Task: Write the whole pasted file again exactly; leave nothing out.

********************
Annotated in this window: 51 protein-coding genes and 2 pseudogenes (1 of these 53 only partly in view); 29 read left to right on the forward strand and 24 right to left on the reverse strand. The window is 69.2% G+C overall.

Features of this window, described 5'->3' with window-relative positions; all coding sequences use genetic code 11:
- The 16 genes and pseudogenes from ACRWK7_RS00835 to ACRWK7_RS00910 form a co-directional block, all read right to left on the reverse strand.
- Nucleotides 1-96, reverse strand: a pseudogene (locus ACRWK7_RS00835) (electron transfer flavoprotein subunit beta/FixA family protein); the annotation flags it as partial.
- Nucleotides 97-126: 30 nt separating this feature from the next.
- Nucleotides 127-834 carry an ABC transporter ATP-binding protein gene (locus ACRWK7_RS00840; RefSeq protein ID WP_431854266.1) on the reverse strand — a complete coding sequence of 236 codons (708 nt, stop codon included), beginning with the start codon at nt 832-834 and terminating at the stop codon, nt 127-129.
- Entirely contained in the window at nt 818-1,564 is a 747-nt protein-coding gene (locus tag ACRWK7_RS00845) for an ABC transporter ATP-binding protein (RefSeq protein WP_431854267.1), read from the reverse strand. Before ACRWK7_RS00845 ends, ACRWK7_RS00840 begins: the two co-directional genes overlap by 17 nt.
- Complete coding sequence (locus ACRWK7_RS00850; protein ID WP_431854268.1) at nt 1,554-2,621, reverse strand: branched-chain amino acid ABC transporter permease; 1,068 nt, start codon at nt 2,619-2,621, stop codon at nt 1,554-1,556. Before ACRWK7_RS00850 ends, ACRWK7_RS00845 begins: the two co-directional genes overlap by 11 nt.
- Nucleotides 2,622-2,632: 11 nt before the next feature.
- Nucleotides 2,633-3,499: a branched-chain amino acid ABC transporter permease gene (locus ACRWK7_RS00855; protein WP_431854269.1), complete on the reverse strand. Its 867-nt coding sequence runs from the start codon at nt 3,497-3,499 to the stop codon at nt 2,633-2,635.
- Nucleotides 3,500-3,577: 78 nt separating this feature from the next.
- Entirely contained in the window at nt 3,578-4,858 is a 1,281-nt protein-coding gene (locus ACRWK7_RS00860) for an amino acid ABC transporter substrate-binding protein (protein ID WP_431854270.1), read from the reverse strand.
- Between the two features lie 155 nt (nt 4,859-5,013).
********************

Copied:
Annotated in this window: 51 protein-coding genes and 2 pseudogenes (1 of these 53 only partly in view); 29 read left to right on the forward strand and 24 right to left on the reverse strand. The window is 69.2% G+C overall.

Features of this window, described 5'->3' with window-relative positions; all coding sequences use genetic code 11:
- The 16 genes and pseudogenes from ACRWK7_RS00835 to ACRWK7_RS00910 form a co-directional block, all read right to left on the reverse strand.
- Nucleotides 1-96, reverse strand: a pseudogene (locus ACRWK7_RS00835) (electron transfer flavoprotein subunit beta/FixA family protein); the annotation flags it as partial.
- Nucleotides 97-126: 30 nt separating this feature from the next.
- Nucleotides 127-834 carry an ABC transporter ATP-binding protein gene (locus ACRWK7_RS00840; RefSeq protein ID WP_431854266.1) on the reverse strand — a complete coding sequence of 236 codons (708 nt, stop codon included), beginning with the start codon at nt 832-834 and terminating at the stop codon, nt 127-129.
- Entirely contained in the window at nt 818-1,564 is a 747-nt protein-coding gene (locus tag ACRWK7_RS00845) for an ABC transporter ATP-binding protein (RefSeq protein WP_431854267.1), read from the reverse strand. Before ACRWK7_RS00845 ends, ACRWK7_RS00840 begins: the two co-directional genes overlap by 17 nt.
- Complete coding sequence (locus ACRWK7_RS00850; protein ID WP_431854268.1) at nt 1,554-2,621, reverse strand: branched-chain amino acid ABC transporter permease; 1,068 nt, start codon at nt 2,619-2,621, stop codon at nt 1,554-1,556. Before ACRWK7_RS00850 ends, ACRWK7_RS00845 begins: the two co-directional genes overlap by 11 nt.
- Nucleotides 2,622-2,632: 11 nt before the next feature.
- Nucleotides 2,633-3,499: a branched-chain amino acid ABC transporter permease gene (locus ACRWK7_RS00855; protein WP_431854269.1), complete on the reverse strand. Its 867-nt coding sequence runs from the start codon at nt 3,497-3,499 to the stop codon at nt 2,633-2,635.
- Nucleotides 3,500-3,577: 78 nt separating this feature from the next.
- Entirely contained in the window at nt 3,578-4,858 is a 1,281-nt protein-coding gene (locus ACRWK7_RS00860) for an amino acid ABC transporter substrate-binding protein (protein ID WP_431854270.1), read from the reverse strand.
- Between the two features lie 155 nt (nt 4,859-5,013).